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Left-hand path and right-hand path

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The figure of Baphomet, as depicted by Éliphas Lévi in Dogme et Rituel de la Haute Magie (1856), has been adopted as a symbol by adherents of left-hand path belief systems

In Western esotericism, left-hand path and right-hand path are two opposing approaches to magic. Various groups engaged with the occult and ceremonial magic use the terminology to establish a dichotomy, broadly simplified as (malicious) black magic on the left and (benevolent) white magic on the right.[1] Others approach the left/right paths as different kinds of workings, without connotations of good or bad magical actions.[2] Still others treat the paths as fundamental schemes, connected with external divinities on the right, contrasted with self-deification on the left.

The terms have their origins in tantra: the right-hand path (RHP, or dakṣiṇācāra) applied to magical groups that follow specific ethical codes and adopt social convention, while the left-hand path (LHP, or vāmācāra) adopts the opposite attitude, breaking taboos and abandoning set morality. Contemporary occultists such as Peter J. Carroll have stressed that both paths can be followed by a magical practitioner, as essentially they have the same goals.[3]

The godhood self sought by left-hand path followers is represented by the qliphah Thaumiel in the Tree of Knowledge.[4]



Right-hand path


The right-hand path is commonly thought to refer to magical or religious groups which adhere to a certain set of characteristics:

  • They divide the concepts of mind, body and spirit into three separate, albeit interrelated, entities.[5]
  • They adhere to a specific moral code and a belief in some form of judgement, such as karma or the Threefold Law.[5]

The occultist Dion Fortune considered Abrahamic religions to be RHP.[6]

Left-hand path


Historian Dave Evans studied self-professed followers of the left-hand path in the early 21st century, making several observations about their practices:

  • They often reject societal convention and the status quo, which some suggest is in a search for spiritual freedom. As a part of this, LHP followers embrace magical techniques that would traditionally be viewed as taboo, for instance using sex magic or embracing Satanic imagery.[7] As Mogg Morgan wrote, the "breaking of taboos makes magic more potent and can lead to reintegration and liberation, [for example] the eating of meat in a vegetarian community can have the same liberating effect as anal intercourse in a sexually inhibited society."[8]
  • They often question religious or moral dogma, instead adhering to forms of personal anarchism.[9]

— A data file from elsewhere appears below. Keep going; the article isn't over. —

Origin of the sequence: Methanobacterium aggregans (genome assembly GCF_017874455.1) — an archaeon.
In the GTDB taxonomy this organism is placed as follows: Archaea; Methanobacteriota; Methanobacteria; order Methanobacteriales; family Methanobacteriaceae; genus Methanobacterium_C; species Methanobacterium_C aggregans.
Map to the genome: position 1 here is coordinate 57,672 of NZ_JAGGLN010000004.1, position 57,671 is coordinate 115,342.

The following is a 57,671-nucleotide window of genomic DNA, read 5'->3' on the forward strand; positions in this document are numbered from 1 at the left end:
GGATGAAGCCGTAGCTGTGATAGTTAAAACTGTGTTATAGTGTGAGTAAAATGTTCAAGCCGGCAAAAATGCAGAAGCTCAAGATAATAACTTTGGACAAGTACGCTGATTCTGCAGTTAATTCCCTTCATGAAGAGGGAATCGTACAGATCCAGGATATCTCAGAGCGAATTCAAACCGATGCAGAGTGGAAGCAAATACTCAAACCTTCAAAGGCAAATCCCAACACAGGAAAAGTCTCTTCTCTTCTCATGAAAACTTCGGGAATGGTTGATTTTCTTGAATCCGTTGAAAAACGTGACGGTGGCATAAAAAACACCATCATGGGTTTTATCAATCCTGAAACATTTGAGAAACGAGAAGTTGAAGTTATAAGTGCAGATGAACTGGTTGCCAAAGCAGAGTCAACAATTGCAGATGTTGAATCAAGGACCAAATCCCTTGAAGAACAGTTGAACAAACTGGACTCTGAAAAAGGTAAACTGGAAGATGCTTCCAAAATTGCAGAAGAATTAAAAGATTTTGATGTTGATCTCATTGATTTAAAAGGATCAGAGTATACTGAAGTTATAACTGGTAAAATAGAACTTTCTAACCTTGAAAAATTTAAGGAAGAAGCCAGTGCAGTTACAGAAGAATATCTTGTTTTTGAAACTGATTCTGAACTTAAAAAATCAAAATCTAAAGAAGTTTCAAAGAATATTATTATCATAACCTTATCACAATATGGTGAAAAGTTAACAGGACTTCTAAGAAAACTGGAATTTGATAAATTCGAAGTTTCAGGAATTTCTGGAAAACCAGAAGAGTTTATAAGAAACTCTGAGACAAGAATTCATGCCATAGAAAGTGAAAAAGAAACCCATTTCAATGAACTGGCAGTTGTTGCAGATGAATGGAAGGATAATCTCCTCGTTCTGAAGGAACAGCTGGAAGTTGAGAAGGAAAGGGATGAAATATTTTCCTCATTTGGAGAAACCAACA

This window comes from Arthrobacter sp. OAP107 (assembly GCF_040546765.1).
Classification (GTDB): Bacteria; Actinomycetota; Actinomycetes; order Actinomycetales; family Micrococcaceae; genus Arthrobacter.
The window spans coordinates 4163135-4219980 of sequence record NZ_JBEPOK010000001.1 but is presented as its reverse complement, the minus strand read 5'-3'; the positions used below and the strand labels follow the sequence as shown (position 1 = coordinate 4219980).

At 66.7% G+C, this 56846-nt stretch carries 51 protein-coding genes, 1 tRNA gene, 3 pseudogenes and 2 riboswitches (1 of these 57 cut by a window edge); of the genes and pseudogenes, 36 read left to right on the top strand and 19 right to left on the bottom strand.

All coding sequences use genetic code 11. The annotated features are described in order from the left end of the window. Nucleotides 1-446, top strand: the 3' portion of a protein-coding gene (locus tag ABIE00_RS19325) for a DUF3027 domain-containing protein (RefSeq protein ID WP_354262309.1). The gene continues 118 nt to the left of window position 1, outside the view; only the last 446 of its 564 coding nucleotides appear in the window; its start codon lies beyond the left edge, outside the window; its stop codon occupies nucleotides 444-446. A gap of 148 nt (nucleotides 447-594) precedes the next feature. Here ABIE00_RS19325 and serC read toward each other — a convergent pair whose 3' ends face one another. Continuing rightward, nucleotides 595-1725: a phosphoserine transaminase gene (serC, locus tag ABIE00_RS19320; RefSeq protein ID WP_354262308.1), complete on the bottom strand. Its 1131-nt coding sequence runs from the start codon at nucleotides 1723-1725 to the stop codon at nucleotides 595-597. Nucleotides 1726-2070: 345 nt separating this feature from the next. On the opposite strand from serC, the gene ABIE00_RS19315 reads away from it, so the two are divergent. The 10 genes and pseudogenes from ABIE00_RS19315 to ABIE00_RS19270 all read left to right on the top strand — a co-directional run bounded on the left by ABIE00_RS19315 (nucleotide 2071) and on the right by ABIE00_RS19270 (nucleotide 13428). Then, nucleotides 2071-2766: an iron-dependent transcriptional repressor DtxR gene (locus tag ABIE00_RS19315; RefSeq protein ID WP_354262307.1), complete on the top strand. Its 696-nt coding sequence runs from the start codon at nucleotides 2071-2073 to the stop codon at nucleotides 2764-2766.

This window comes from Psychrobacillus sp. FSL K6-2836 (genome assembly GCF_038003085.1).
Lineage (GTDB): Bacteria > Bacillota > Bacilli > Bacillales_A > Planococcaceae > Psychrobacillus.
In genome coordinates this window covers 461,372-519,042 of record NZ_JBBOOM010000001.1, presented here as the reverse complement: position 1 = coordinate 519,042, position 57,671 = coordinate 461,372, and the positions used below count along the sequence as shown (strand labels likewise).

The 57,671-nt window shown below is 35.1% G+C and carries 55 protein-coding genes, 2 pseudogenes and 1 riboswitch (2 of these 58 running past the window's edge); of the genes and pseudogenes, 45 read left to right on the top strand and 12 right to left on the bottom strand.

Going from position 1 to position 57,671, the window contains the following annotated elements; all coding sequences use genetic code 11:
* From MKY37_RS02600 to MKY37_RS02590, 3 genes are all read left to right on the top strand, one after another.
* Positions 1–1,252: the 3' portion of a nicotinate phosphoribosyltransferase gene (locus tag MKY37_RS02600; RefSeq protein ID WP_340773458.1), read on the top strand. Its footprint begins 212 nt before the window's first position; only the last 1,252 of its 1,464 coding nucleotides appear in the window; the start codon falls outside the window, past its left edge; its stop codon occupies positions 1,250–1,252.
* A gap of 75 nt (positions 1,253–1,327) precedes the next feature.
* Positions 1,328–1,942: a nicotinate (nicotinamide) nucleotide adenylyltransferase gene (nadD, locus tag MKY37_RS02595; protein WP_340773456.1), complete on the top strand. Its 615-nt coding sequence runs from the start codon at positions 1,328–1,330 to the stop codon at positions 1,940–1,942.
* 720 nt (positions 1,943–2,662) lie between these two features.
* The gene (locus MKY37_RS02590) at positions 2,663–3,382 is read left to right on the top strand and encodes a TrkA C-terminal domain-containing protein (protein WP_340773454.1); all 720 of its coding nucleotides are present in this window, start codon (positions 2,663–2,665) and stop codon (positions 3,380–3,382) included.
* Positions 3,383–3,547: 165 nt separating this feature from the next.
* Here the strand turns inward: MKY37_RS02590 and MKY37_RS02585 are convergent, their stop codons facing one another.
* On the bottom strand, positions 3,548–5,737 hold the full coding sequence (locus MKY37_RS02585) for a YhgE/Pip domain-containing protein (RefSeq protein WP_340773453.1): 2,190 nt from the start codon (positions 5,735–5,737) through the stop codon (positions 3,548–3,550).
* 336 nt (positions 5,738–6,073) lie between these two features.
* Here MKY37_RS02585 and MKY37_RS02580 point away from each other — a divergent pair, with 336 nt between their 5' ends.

• They often embrace sexuality and incorporate it into magical ritual.[10]

History of the terms


Tantra and Madame Blavatsky


Vāmācāra is a Sanskrit term meaning "left-handed attainment". The converse term is dakshinachara.[11] The Western use of the terms left-hand path and right-hand path originated with Madame Blavatsky, a 19th-century occultist who founded the Theosophical Society. She had travelled across parts of southern Asia and gave accounts of having met with many mystics and magical practitioners in India and Tibet. She developed the term left-hand path as a translation of the term vamachara, an Indian Tantric practice that emphasised the breaking of Hindu societal taboos by having sexual intercourse in ritual, drinking alcohol, eating meat and assembling in graveyards, as a part of the spiritual practice. The term vamachara literally meant "the left-hand way" in Sanskrit, and it was from this that Blavatsky first coined the term.[12]

Returning to Europe, Blavatsky began using the term. It was relatively easy for her to associate left with evil in many European countries, where it already has had an association with evil and bad luck since the Classical Latin era. As the historian Dave Evans noted, homosexuals were referred to as "left-handed", and while in Protestant nations Roman Catholics were called "left-footers".[13]

Adoption into the western esoteric tradition


In New York, Madame Blavatsky founded the Theosophical Society with several other people in 1875. She set about writing several books, including Isis Unveiled (1877) in which she introduced the terms left-hand path and right-hand path, firmly stating that she herself followed the RHP, and that followers of the LHP were practitioners of black magic who were a threat to society. The occult community soon picked up on her newly introduced duality, which, according to historian Dave Evans, "had not been known before" in the Western Esoteric Tradition.[14] For instance, Dion Fortune, founder of the magical group the Society of the Inner Light, also took the side of the RHP, making the claim that followers of the LHP were homosexuals and that Indian servants might use malicious magical rites devoted to the goddess Kali against their European masters.[15]